|Joel Veak for Stuff|
It wasn't so long ago that you could drink your way through all of the Massachusetts beers and come out the other side with nothing more than a decent buzz and a hankering for a plate of chicken wings. At the rate new brews are popping up now, you couldn't repeat that same experiment without a stomach pump and a medevac helicopter at the ready. That's a good thing as far as I'm concerned. (Although I wouldn't recommend actually trying that little challenge. Not on a weekday anyway.)
Speaking of helicopters, more specifically of the military sort, the latest entree into the crowded beer market comes from 50 Back Brewing Company, based in Pepperell, Massachusetts. Fifty percent of the company's proceeds from its new 50 Back American Lager are donated to military-based charities like the USO, as well as local efforts like the Taunton-based Homes For Our Troops, which builds handicapped-accessible homes for disabled veterans, and the Massachusetts Soldiers Legacy Fund, which provides scholarships to children of fallen soldiers.
It was a desire to get involved in such charities that provided the impetus for founders Kimberly Rogers and Paige Haley to start selling beer. Both of them had a limited background in home brewing, but plenty of experience when it came to dealing with service members in their own families. Instead of selling a one-off product, they came up with an idea with continually renewable sales potential: beer. "The avenue that we chose, through beer, was a way we thought we could give back, but also give back repeatedly," Rogers told me over the phone while I was carrying out my dangerous professional duties and sipping one of her lagers far too early in the morning. "Usually someone buys an item for a fundraiser, and then they don't need another one. That's why the beer was a good idea." Beer is always a good idea, right? She's got a good point though. People don't buy beer to put it on the mantel at home and look at it; it's meant to be consumed again and again, then re-upped when supplies run dry. A military mind could appreciate that logic, although I'm pretty damn far from that description, so I'm just sort of assuming.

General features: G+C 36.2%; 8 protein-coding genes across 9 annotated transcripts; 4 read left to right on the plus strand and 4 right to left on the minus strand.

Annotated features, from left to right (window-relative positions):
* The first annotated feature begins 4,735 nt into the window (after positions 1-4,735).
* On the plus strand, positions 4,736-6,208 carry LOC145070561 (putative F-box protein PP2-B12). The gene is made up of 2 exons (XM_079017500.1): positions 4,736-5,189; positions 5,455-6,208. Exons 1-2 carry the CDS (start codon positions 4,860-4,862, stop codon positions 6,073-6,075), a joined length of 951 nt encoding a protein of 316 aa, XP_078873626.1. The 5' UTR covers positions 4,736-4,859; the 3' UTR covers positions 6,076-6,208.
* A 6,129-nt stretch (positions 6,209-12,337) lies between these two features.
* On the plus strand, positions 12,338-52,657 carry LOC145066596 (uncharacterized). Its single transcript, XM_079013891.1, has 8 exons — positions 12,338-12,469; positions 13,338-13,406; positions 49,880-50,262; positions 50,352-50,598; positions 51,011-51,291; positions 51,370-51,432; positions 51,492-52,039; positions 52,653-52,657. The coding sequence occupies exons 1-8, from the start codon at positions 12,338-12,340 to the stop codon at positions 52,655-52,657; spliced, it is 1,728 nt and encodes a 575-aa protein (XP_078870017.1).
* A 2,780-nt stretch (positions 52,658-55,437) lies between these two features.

Rogers's charitable instincts made sense, but the plan wouldn't work if the beer sucked. She and Haley wanted to make sure they settled on a recipe with broad appeal so that sales might actually have a financial impact. "Our goal was to try to get a lager hitting the middle of the spectrum," Rogers says. "To reach across the entire spectrum of beer drinkers and attract a traditional American-lager beer drinker as well as a craft-brew connoisseur."
Shooting for the middle ground isn't always the best idea when it comes to making a brew, and craft-beer snobs probably won't find this American-style lager complex enough, or esoteric enough, for their tastes. For everyone else, it's entirely drinkable, with mellow hoppy notes up front from Czech Saaz hops (as in the roughly analogous Pilsner Urquell), hints of citrus in the middle from Cascade hops, and a sweet finish with little aftertaste. If a light lager like this isn't to your liking, there may be other options on the horizon. If all goes well with this first offering, Rogers says they'd like to expand into other styles of brews. She's already getting requests for an even lighter style of lager as well as a 50 Back IPA style. A recent partnering with Burke Distributing Corporation should expedite that process significantly, but 50 Back's first brew is already being sold in 300 stores and bars across the state, like LirJacob Wirth Restaurant (31-37 Stuart Street, Boston, 617.338.8586), and The Burren (247 Elm Street, Somerville, 617.776.6896). (903 Boylston Street, Boston, 617.778.0089),
The reason for that rapid growth is evident. By now, almost everyone has been affected by the military conflicts we've been engaged in for years. "I see that same desire to give back I had in a lot of people," Rogers says. Giving to charity while getting drunk on your couch is just the American thing to do.